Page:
Indonesia - Artificial intelligence trained to study coral reef "song"
An artificial intelligence has been programmed by Exeter University researchers to monitor the health of coral reefs by studying their sounds.
- New research shows that artificial intelligence (AI) can track the health of coral reefs by analysing the sounds and noises emitted by its constitutive parts.
- Exeter University used the technology to monitor the progress of coral restoration.
- The series of recordings successfully determined the health status of the reef 92 per cent of the time.
What sound does a coral reef make? The University of Exeter, in the UK, decided to find out for scientific purposes. A team of researchers created an artificial intelligence program that can determine the health of coral reefs by listening to the soundsthat they make. These living organisms, made up of colonies of polyps and found on the bed of seas and oceans, produce complex sounds and noises due to the passage of fish and other animals. Analysing these special songs through AI allows researchers to obtain data useful in measuring the health of corals and launch restoration projects when necessary.
Corals’ favourite songs
In the study led by professor Ben Williams, an algorithm was trained using a vast database of sounds from both healthy and degraded coral reefs, allowing the machine to learn the difference. The artificial intelligence was then used to analyse new recordings and it was able to successfully determine the health of coral reefs 92 per cent of the time. “Coral reefs are facing multiple threats including climate change, so monitoring their health and the success of conservation projects is vital,” said Williams.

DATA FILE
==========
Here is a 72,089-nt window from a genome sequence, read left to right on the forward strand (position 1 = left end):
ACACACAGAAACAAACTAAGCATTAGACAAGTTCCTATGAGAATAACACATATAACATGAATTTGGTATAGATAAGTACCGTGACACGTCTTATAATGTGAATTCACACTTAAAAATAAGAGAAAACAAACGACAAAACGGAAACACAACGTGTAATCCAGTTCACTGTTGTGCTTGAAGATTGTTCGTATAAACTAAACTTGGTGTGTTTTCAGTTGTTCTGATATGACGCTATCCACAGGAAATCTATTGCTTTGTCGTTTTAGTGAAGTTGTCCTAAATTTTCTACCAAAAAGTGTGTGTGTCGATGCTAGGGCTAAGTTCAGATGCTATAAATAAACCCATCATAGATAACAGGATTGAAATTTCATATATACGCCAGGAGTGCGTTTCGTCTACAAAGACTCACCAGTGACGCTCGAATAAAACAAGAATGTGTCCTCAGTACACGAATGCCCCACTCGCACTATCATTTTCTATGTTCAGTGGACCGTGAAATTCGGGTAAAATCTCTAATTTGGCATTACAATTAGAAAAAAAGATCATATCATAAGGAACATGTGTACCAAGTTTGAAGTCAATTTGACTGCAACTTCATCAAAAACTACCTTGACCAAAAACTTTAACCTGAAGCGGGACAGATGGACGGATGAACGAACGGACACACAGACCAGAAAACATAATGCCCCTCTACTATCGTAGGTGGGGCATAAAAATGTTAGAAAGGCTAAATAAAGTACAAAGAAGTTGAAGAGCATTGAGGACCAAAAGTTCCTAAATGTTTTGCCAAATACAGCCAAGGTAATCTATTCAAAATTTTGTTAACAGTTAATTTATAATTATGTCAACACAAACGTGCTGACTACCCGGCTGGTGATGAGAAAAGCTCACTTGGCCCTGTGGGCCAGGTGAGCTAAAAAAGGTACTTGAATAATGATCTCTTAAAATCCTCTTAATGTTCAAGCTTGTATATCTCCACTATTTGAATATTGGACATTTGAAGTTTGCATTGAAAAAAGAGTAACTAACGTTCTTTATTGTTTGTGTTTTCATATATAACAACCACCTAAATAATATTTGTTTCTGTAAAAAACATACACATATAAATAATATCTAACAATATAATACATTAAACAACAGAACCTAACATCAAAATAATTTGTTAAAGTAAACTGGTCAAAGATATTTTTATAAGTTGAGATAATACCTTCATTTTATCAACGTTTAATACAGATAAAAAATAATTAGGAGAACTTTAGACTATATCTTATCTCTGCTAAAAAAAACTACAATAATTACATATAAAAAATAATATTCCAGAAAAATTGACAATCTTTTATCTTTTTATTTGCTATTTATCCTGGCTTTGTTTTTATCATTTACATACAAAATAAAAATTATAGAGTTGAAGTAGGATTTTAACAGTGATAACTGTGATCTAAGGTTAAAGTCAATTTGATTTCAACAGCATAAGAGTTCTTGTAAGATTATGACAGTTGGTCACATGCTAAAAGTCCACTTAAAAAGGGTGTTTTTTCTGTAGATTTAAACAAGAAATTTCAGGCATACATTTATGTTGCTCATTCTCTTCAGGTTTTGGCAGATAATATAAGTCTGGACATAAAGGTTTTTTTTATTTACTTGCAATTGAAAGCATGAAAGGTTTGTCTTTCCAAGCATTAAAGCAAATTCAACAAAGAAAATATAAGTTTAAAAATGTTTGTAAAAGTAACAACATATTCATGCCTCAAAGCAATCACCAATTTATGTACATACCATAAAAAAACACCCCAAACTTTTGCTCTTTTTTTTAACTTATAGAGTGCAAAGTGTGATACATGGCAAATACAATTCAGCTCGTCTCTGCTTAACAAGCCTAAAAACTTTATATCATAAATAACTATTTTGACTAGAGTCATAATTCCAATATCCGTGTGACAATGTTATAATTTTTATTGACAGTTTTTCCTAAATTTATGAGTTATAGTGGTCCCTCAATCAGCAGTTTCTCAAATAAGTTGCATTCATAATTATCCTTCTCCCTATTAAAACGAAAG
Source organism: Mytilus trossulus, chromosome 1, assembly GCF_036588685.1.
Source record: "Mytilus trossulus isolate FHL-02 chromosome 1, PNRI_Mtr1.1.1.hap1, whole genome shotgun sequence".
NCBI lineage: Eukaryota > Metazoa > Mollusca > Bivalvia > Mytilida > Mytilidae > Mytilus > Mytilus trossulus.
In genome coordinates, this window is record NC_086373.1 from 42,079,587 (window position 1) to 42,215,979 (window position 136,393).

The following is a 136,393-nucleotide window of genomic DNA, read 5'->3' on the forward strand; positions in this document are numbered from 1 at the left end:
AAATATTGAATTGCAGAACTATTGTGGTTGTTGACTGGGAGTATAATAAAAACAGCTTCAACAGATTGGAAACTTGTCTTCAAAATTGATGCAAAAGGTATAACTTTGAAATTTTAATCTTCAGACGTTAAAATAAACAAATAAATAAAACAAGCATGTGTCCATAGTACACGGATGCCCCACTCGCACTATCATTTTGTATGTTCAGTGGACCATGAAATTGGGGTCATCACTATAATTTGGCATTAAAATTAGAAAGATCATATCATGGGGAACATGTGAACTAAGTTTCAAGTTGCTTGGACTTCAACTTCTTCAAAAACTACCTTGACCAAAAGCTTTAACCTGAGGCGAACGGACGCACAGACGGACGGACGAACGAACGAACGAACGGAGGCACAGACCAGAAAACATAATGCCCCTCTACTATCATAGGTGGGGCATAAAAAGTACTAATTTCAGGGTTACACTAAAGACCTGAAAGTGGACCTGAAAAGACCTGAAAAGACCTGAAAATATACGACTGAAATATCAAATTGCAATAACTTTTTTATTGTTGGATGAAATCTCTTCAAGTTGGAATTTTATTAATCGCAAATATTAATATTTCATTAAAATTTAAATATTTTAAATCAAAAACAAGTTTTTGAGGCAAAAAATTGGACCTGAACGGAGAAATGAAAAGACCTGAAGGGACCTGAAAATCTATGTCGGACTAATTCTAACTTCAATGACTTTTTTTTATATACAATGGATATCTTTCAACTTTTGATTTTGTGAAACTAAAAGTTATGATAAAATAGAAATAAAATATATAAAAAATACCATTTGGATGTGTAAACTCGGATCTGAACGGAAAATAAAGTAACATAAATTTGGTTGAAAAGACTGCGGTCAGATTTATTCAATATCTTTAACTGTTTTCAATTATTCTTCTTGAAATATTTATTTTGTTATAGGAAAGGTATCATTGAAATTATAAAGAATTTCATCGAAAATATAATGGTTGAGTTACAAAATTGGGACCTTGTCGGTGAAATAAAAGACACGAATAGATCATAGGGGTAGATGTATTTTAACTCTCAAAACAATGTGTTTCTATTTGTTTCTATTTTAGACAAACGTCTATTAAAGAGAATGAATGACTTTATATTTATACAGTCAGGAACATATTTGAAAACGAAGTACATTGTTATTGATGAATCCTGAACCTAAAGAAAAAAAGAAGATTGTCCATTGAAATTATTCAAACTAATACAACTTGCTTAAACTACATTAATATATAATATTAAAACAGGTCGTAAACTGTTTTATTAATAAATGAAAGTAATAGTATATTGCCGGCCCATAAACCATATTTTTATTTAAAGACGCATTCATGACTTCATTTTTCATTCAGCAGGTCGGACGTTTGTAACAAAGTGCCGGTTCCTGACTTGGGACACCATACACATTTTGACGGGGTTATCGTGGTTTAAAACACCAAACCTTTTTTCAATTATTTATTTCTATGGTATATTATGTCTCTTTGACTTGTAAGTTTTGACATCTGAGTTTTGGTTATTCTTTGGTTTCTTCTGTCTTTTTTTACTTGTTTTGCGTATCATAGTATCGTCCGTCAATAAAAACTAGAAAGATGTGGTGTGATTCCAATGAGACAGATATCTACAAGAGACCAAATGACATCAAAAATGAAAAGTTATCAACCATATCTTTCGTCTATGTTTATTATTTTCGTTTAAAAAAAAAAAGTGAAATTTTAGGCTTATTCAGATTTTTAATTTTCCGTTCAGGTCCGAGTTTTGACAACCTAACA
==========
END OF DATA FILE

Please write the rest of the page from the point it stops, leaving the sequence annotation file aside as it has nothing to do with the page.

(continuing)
Until now, one of the greatest difficulties has come from the fact that visual and acoustic analyses of coral reefs were based on highly labour-intensive methods that only specially trained scientists could take part in. “Visual surveys are also limited by the fact that many reef creatures conceal themselves, or are active at night, while the complexity of reef sounds has made it difficult to identify reef health using individual recordings,” Williams explained. The Exeter team chose a technological approach inspired by machine learning to create a programme that could recognise a healthy coral reef’s song. “Our findings show that a computer can pick up patterns that are undetectable to the human ear. It can tell us faster, and more accurately, how the reef is doing.”
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The recordings used in the study were made in Indonesia, where some of the local reefs are severely damaged. The study’s authors state that the AI method provides great opportunities to improve the monitoring of these important organisms. “This is a really exciting development. Sound recorders and AI could be used around the world to monitor the health of reefs, and discover whether attempts to protect and restore them are working,” said Dr Tim Lamont, co-author of the study. “In many cases, it’s easier and cheaper to deploy an underwater hydrophone on a reef and leave it there than to have expert divers visiting the reef repeatedly to survey it – especially in remote locations.”